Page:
brett golliff interview, senior color and trim designer at general motors
all images courtesy of GM




brett golliff, the man responsible for the interiors of the latest chevrolet corvette and camaro Z28 is also the senior advanced color & trim designer at general motors. at GM, goliff is responsible for researching and developing innovative materials for performance cars, which – thanks to his previous technical experience working at new balance footwear company – intersects the world of american muscle with a unique athlete-centric aesthetic. to learn more about his history at general motors, and his past life as a shoe designer, designboom has a few words with the michigan-based creative.




designboom (DB): could you tell us briefly about your background and the evolution of your work?


brett golliff (BG): I have been a professional designer for nearly eight years now. I worked for a little over three of those years at new balance footwear company in various design roles and departments. no matter the area of the company I was focused on creating technical product for performance athletes. around 2010 I was looking to make a career shift and an opportunity was presented to me to join general motors. I like to think I took the detail and function I learned by working with athletes directly into creating innovative materials for performance cars.




DB: how does your past experience working at new balance feed into your current responsibilities as color and trim lead designer at GM?


BG: my whole life I have been inspired by the art that lies within performance. whether it is cars or shoes I have always been drawn to the pure and raw beauty of a form that is created to excel at its highest level. new balance taught me how to create product that allowed an athlete to be their best at all times. it taught me that every material has a weight both physically and literally, as a material could affect a marathon runner by being too heavy or by irritating them and thus causing them to slow down. it really taught me to scrutinize every decision I made. as I transitioned to GM I realized that the mentality was the same but the athlete shifted. no longer was the athlete a human being it was now an automobile.




DB: what is your design philosophy? do you have any rituals you follow when designing the interior of a car?


BG: I wouldn’t call them rituals but I absolutely have a philosophy. my philosophy is to create a product that is not only functional but also emotionally exciting. which basically breaks down to form follows function. to do that I focus heavily on consumer research and knowing trends that are current but most importantly that have yet to happen.




DB: can you briefly talk about the interior design of the corvette and camaro?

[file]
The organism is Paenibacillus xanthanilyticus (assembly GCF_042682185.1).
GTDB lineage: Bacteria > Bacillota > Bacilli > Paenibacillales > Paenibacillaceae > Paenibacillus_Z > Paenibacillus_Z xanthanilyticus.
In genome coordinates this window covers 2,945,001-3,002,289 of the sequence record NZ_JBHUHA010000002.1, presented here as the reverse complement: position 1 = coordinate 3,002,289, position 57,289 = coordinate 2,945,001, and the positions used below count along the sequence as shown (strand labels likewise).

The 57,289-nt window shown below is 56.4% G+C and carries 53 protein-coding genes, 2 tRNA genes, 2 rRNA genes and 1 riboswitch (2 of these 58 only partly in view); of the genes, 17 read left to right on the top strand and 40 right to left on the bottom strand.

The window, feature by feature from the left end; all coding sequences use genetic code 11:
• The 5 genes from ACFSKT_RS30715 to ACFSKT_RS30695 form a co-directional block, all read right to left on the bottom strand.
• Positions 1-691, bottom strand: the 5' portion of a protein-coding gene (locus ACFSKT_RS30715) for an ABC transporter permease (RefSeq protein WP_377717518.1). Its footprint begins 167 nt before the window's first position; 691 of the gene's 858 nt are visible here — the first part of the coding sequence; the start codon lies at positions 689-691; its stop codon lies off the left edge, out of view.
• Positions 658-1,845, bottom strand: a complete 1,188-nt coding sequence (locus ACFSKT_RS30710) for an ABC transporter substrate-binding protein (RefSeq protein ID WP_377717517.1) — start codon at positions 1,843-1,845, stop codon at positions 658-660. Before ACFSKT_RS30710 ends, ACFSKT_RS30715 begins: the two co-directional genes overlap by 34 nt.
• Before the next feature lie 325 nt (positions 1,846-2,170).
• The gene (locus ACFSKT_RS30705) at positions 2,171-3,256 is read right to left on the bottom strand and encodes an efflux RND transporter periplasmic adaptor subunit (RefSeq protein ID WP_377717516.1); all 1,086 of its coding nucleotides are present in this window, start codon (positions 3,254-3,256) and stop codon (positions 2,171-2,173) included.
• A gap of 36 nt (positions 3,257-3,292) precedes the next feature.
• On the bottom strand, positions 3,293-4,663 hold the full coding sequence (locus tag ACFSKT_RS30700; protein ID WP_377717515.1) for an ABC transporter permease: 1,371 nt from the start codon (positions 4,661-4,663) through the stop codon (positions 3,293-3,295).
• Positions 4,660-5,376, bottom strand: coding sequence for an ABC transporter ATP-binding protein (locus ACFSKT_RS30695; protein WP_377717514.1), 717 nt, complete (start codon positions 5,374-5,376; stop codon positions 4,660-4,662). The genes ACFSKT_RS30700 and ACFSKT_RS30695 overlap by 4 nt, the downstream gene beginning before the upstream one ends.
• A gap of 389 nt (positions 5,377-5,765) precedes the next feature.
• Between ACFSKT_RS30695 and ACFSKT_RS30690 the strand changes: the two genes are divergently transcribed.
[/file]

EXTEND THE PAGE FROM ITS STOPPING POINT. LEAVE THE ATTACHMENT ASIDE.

BG: the camaro and corvette are two very distinct performance vehicles. one is about capturing emotion while still performing well and the other is strictly about performance and function. take for instance the camaro Z/28, that car is solely about being fast. it was inspired by the track so it was built for the track customer in mind. every detail we put into that interior was to accentuate that mentality. the standard camaro features high gloss door inserts that really bring an expressive element to the interior, it works on very specific models of the camaro, like the SS. but for the Z/28 it just didn’t translate to the story we were trying to tell. do we took the pieces lowered the gloss and made it very dark and sinister to capture the essence of the performance and the track all in one. we called the color octane. 




DB: given the size and success of GM, what challenges have you set yourself?


BG: my challenges are pretty simple, keep learning, keep experiencing and therefore keep growing. my belief is that if I keep doing that only more opportunities will arise.




DB: what has been the most rewarding project that you have worked on as a designer?


BG: I am very proud to work on two vehicles that are so iconic to not just automotive design but american design as well. the camaro and the corvette are very rich part of our culture that evoke a feeling in every person. you really can’t ask for a better assignment.

to be specific about the assignments though it would have to be the stingray and the Z/28 respectively. I started the company as the stingray was finishing up and was mainly here to finalize the design. but it still needed a great red color as the concept one that had been created just wasn’t clicking. so I put together a story and created a red that was both aggressive and nostalgic to the corvette heritage, I called it adrenaline red. I am happy to say that the color is currently the second highest selling interior color, second to only black.




I also loved doing the Z/28 just as much though. it was a far quicker timeline and way more focused which made the project much easier to execute. you can’t get much more specific in a target consumer then the Z/28. not too many consumers are looking for that level of performance so the color story was far more relatable to its original inspiration, the track. 




DB: what mistakes should a young designer avoid when developing an idea?


BG: the biggest mistake I see is second guessing yourself. ignoring your instinct tends to lead to more mistakes and wasted time then following what you knew was write from the beginning. I think often times what causes someone to second guess is because they don’t believe in what or whom they are creating their product for. so making sure you have a sound reason and approach to who the design is for will save you a lot of time and heartache in the long run.




DB: what is the best piece of advice you have ever been given?


BG: if not you, then who?

portrait of brett golliff, senior color and trim designer at general motors